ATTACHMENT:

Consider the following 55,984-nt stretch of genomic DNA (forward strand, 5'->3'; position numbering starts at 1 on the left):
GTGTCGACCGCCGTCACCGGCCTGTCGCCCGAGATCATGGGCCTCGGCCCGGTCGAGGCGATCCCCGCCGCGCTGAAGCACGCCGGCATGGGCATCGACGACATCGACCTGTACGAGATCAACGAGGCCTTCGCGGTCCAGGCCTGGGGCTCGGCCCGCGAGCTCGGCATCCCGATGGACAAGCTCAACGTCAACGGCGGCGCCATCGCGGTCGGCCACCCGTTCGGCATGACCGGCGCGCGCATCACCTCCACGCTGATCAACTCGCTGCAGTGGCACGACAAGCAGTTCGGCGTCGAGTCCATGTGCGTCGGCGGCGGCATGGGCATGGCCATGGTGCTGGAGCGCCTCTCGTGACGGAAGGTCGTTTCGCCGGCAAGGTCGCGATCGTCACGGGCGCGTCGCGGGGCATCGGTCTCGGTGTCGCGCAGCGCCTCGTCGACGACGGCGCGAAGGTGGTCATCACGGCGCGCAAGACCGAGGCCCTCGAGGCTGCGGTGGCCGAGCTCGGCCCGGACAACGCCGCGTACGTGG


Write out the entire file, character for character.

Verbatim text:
Consider the following 55,984-nt stretch of genomic DNA (forward strand, 5'->3'; position numbering starts at 1 on the left):
GTGTCGACCGCCGTCACCGGCCTGTCGCCCGAGATCATGGGCCTCGGCCCGGTCGAGGCGATCCCCGCCGCGCTGAAGCACGCCGGCATGGGCATCGACGACATCGACCTGTACGAGATCAACGAGGCCTTCGCGGTCCAGGCCTGGGGCTCGGCCCGCGAGCTCGGCATCCCGATGGACAAGCTCAACGTCAACGGCGGCGCCATCGCGGTCGGCCACCCGTTCGGCATGACCGGCGCGCGCATCACCTCCACGCTGATCAACTCGCTGCAGTGGCACGACAAGCAGTTCGGCGTCGAGTCCATGTGCGTCGGCGGCGGCATGGGCATGGCCATGGTGCTGGAGCGCCTCTCGTGACGGAAGGTCGTTTCGCCGGCAAGGTCGCGATCGTCACGGGCGCGTCGCGGGGCATCGGTCTCGGTGTCGCGCAGCGCCTCGTCGACGACGGCGCGAAGGTGGTCATCACGGCGCGCAAGACCGAGGCCCTCGAGGCTGCGGTGGCCGAGCTCGGCCCGGACAACGCCGCGTACGTGG